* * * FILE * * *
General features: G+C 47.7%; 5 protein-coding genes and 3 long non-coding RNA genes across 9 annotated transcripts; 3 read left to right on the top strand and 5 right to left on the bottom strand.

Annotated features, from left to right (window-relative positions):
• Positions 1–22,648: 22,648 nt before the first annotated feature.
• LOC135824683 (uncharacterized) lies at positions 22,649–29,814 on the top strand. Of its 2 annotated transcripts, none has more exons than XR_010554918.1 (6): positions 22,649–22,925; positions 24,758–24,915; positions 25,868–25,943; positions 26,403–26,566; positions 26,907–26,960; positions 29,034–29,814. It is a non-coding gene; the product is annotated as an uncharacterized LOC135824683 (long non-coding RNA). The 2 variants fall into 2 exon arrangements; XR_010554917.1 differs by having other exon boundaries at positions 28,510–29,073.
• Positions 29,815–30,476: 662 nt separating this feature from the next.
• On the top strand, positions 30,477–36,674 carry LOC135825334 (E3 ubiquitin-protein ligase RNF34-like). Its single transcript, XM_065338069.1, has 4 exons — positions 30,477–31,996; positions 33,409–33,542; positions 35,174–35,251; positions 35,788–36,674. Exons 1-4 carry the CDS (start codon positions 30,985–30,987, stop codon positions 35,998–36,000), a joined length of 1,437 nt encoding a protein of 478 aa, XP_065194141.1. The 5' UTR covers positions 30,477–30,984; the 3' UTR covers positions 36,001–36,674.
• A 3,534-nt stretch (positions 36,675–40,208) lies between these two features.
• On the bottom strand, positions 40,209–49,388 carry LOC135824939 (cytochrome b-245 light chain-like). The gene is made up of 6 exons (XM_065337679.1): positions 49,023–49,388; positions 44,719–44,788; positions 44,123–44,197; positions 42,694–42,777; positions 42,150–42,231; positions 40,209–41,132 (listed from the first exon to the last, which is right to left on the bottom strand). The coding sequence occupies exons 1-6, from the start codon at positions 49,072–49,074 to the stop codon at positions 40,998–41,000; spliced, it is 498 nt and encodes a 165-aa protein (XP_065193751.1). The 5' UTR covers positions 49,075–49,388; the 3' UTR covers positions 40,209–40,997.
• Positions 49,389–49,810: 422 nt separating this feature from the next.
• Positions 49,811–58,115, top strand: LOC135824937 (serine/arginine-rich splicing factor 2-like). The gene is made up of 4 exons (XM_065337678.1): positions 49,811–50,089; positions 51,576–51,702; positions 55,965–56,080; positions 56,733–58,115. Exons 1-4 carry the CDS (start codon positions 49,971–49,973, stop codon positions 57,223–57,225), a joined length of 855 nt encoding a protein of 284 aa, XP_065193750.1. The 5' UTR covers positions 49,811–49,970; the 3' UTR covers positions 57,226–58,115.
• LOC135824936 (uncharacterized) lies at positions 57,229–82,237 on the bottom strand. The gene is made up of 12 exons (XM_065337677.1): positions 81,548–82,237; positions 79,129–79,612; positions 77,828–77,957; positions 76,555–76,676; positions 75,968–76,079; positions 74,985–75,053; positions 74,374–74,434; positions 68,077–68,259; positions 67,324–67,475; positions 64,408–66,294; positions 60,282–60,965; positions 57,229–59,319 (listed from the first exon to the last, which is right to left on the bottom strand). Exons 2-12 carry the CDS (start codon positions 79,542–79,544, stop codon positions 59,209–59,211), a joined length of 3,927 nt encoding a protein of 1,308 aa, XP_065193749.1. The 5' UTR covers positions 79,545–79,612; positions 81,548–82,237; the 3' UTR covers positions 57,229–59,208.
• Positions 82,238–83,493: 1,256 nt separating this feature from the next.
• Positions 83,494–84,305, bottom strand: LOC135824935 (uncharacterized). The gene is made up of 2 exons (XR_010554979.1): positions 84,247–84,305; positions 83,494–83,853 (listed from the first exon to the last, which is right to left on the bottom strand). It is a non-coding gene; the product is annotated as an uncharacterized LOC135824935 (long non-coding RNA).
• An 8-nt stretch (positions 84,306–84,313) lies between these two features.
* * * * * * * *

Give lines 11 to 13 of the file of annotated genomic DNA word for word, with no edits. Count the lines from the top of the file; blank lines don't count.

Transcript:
• LOC135824936 (uncharacterized) lies at positions 57,229–82,237 on the bottom strand. The gene is made up of 12 exons (XM_065337677.1): positions 81,548–82,237; positions 79,129–79,612; positions 77,828–77,957; positions 76,555–76,676; positions 75,968–76,079; positions 74,985–75,053; positions 74,374–74,434; positions 68,077–68,259; positions 67,324–67,475; positions 64,408–66,294; positions 60,282–60,965; positions 57,229–59,319 (listed from the first exon to the last, which is right to left on the bottom strand). Exons 2-12 carry the CDS (start codon positions 79,542–79,544, stop codon positions 59,209–59,211), a joined length of 3,927 nt encoding a protein of 1,308 aa, XP_065193749.1. The 5' UTR covers positions 79,545–79,612; positions 81,548–82,237; the 3' UTR covers positions 57,229–59,208.
• Positions 82,238–83,493: 1,256 nt separating this feature from the next.
• Positions 83,494–84,305, bottom strand: LOC135824935 (uncharacterized). The gene is made up of 2 exons (XR_010554979.1): positions 84,247–84,305; positions 83,494–83,853 (listed from the first exon to the last, which is right to left on the bottom strand). It is a non-coding gene; the product is annotated as an uncharacterized LOC135824935 (long non-coding RNA).